Policy Brief

'Promise' Program Begins Gearing Up

Article Tools
  • PrintPrinter-Friendly
  • EmailEmail Article
  • ReprintReprints
  • CommentsComments

Communities and nonprofit organizations are now invited to apply for federal grants to help plan “Promise Neighborhoods,” schools or networks of schools that offer a range of support services, from health assistance to college counseling.

The programs would be modeled on New York City's Harlem Children's Zone, which has earned national accolades for its success in raising the achievement of disadvantaged children. The community-based organization serves 17,000 children living in a nearly 100-block area in Harlem.

After studying such models, some lawmakers are seeking to make sure that when the Elementary and Secondary Education Act is revamped, it will include increased support services. But they are scratching their heads about how to pay for all those new librarians, mentors, college counselors, and after-school-program administrators.

The $10 million the new Promise Neighborhoods program received for the current fiscal year appears to be a small start. The money will be used for up to 20 grants of $400,000 to $500,000 each. Applicants will be expected to focus their programs on preparing students for college or a career. Nonprofit groups, including faith-based organizations, as well as institutions of higher education, are eligible to apply.


The grants are one-year planning grants to help applicants pinpoint their communities’ needs and figure out how to address them. The Obama administration has asked Congress for $210 million more for the program in the fiscal 2011 budget request, some of which could be used for implementation grants.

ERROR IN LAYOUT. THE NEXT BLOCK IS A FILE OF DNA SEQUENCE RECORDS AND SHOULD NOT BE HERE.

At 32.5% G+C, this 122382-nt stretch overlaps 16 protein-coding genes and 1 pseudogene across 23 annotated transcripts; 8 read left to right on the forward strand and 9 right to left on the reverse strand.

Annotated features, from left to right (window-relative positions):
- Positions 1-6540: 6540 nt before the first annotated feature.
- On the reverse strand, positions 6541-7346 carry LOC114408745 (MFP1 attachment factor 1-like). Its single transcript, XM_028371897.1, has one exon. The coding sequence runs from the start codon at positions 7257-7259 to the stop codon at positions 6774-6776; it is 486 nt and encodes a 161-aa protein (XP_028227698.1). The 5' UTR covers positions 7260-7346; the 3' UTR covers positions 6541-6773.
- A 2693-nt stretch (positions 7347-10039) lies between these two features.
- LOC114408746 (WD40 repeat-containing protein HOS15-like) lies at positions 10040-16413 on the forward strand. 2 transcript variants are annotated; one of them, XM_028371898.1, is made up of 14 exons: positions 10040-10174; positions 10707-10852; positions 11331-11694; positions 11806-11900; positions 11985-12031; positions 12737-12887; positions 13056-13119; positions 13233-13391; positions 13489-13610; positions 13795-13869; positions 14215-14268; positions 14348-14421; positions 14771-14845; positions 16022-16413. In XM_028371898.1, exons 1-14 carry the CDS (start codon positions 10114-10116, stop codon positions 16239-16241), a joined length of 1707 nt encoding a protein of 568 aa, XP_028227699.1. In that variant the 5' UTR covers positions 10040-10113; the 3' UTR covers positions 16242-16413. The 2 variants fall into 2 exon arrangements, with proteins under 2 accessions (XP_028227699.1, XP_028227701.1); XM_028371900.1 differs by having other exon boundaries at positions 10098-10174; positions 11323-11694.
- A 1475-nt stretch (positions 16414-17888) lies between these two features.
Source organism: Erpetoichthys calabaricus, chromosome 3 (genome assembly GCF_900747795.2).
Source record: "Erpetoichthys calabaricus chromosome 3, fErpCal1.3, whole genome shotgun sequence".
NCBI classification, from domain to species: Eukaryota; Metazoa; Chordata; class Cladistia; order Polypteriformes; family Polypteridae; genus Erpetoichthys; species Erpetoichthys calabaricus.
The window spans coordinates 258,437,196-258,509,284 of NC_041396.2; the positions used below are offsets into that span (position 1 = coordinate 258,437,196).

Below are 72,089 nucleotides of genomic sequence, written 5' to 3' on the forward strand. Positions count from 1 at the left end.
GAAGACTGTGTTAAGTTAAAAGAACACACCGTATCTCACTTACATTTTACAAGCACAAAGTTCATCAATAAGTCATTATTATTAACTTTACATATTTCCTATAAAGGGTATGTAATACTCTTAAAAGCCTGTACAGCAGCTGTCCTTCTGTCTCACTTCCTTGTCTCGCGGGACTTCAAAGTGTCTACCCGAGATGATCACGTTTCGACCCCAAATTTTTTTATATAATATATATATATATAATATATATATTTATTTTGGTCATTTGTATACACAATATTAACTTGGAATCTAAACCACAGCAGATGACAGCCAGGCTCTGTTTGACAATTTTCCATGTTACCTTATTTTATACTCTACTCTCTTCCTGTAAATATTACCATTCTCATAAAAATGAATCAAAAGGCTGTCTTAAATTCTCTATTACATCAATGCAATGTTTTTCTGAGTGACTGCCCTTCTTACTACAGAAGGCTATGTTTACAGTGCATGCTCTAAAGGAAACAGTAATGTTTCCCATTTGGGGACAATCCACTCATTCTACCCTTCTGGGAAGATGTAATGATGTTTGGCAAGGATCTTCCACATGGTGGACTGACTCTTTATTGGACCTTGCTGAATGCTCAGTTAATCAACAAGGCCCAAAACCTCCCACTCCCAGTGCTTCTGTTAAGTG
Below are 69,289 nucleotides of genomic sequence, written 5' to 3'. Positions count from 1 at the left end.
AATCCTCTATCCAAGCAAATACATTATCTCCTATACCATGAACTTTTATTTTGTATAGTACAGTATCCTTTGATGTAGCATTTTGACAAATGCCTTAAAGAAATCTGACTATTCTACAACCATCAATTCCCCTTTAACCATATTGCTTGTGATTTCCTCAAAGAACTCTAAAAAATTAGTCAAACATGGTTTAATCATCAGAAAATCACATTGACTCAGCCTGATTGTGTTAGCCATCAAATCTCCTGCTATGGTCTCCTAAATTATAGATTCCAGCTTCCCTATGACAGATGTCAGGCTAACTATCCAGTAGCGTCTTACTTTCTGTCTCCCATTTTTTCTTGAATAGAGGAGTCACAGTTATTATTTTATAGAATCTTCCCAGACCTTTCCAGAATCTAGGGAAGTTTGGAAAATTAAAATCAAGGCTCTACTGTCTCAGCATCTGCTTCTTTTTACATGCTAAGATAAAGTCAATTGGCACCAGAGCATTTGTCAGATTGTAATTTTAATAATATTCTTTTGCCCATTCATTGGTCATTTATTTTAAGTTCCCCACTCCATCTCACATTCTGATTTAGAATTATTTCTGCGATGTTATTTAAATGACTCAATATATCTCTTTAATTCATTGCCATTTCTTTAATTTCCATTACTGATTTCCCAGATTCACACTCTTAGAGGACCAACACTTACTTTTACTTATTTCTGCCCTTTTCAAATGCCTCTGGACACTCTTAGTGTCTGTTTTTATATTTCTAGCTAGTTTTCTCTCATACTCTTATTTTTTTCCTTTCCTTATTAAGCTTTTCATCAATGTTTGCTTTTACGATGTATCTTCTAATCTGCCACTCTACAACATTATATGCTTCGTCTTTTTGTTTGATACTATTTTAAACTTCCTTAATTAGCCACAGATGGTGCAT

The program has already generated great interest in the field, said Kay Fernandez Smith, an associate director of Policylink, an Oakland, Calif.-based research and action institute that has partnered with the Harlem Children’s Zone to develop a policy framework based on the New York program’s work.

I think people are really inspired by the work of the Harlem Children's Zone and really thinking about how they can take that back to their own communities, Ms. Fernandez Smith said.

Vol. 29, Issue 31, Page 25

Published in Print: May 12, 2010, as 'Promise' Program Begins Gearing Up
Notice: We recently upgraded our comments. (Learn more here.) If you are logged in as a subscriber or registered user and already have a Display Name on edweek.org, you can post comments. If you do not already have a Display Name, please create one here.
Ground Rules for Posting
We encourage lively debate, but please be respectful of others. Profanity and personal attacks are prohibited. By commenting, you are agreeing to abide by our user agreement.
All comments are public.

Back to Top Back to Top

Most Popular Stories

Viewed

Emailed

Recommended

Commented

Sponsor Insights

Free Ebook: How to Implement a Coding Program in Schools

Successful Intervention Builds Student Success

Effective Ways to Support Students with Dyslexia

Stop cobbling together your EdTech

Integrate Science and ELA with Informational Text

Can self-efficacy impact growth for ELLs?

Disruptive Tech Integration for Meaningful Learning

Building Community for Social Good

5 Resources on the Power of Interoperability from Unified Edtech

New campaign for UN World Teachers Day

5 Game-Changers in Today’s Digital Learning Platforms

Hiding in Plain Sight - 7 Common Signs of Dyslexia in the Classroom

The research: Reading Benchmark Assessments

Shifting Mindsets: A Guide for Training Paraeducators to Think Differently About Challenging Behavior

All Students Are Language Learners: The Imagine Learning Language Advantage™

Shifting Mindsets: A Guide for Training Paraeducators to Think Differently About Challenging Behavior

How to Support All Students with Equitable Pathways

2019 K-12 Digital Content Report

3-D Learning & Assessment for K–5 Science

Climate Change, LGBTQ Issues, Politics & Race: Instructional Materials for Teaching Complex Topics

Closing the Science Achievement Gap

Evidence-based Coaching: Key Driver(s) of Scalable Improvement District-Wide

Advancing Literacy with Large Print

Research Sheds New Light on the Reading Brain

Tips for Supporting English Learners Through Personalized Approaches

Response to Intervention Centered on Student Learning

The Nonnegotiable Attributes of Effective Feedback

SEE MORE Insights >